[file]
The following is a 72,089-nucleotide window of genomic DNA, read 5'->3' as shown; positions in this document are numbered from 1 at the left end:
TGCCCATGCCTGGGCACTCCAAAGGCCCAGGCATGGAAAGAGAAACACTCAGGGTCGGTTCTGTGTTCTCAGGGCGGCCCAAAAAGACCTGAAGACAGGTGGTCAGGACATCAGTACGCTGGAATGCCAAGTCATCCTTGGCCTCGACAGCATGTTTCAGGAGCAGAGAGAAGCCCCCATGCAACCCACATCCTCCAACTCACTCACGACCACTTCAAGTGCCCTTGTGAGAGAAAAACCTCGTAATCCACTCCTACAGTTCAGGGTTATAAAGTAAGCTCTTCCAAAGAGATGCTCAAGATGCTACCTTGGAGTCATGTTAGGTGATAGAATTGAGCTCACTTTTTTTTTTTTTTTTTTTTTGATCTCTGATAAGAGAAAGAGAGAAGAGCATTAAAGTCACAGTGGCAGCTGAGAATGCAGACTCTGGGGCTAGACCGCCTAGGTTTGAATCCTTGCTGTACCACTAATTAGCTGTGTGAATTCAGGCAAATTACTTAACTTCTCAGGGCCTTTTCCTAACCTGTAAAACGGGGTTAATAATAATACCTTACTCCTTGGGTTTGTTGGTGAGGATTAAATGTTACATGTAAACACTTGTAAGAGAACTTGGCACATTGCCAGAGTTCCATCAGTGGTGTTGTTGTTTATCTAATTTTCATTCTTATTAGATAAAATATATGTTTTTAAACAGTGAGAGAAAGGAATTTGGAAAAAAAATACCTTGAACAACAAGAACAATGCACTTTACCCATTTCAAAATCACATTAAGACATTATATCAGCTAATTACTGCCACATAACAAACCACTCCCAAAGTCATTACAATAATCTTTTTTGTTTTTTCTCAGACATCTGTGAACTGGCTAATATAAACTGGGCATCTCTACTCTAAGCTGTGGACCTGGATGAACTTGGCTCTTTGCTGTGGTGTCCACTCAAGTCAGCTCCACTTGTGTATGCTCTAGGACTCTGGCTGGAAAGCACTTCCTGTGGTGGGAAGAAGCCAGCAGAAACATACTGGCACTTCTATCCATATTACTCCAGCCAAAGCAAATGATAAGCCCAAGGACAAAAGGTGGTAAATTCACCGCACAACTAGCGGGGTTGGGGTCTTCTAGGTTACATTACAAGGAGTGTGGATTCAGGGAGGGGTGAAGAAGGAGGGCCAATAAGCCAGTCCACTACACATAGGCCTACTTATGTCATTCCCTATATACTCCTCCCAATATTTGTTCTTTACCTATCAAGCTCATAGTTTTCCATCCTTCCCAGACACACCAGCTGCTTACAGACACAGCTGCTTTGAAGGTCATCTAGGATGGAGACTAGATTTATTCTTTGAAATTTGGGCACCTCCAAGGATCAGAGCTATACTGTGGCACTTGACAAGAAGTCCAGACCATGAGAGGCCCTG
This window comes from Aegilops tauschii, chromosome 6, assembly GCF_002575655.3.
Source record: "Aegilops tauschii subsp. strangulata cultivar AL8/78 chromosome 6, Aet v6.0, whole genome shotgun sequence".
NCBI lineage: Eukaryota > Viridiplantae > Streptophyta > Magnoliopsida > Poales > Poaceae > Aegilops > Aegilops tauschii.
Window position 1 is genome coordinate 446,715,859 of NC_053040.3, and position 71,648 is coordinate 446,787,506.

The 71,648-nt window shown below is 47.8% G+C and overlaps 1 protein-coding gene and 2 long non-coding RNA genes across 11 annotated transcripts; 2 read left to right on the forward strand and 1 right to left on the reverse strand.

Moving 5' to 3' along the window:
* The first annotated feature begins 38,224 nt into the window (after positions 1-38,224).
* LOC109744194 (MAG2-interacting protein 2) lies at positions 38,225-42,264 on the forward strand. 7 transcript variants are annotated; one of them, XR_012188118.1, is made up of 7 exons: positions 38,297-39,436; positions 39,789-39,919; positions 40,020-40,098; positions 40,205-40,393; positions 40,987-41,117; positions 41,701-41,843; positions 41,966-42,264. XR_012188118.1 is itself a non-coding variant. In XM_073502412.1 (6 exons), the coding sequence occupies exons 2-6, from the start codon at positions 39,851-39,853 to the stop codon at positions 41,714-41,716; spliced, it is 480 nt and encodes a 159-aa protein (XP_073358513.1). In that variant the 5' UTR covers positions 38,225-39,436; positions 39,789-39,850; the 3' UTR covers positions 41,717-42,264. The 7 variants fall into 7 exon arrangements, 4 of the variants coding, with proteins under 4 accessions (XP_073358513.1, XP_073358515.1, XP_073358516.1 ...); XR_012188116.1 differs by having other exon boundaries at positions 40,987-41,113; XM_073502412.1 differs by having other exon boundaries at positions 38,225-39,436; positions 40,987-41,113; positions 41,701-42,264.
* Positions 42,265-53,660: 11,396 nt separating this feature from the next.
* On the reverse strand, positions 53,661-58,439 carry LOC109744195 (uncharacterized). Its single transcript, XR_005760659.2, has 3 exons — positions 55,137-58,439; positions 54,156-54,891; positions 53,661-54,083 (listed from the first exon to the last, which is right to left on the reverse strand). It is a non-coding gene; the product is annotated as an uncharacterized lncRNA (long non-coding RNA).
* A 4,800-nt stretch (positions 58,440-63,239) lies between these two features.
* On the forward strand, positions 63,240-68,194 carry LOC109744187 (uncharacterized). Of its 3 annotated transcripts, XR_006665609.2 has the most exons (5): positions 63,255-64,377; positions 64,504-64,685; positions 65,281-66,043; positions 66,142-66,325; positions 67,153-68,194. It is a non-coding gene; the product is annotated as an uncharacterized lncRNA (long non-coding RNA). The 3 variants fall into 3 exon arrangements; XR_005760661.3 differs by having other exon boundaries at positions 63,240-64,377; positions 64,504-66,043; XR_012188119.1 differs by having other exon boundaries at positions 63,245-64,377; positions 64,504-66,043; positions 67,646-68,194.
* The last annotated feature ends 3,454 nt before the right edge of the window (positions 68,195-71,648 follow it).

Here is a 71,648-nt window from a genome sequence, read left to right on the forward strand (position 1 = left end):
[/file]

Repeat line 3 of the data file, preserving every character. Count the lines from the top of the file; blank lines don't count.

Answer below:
This window comes from Aegilops tauschii, chromosome 6, assembly GCF_002575655.3.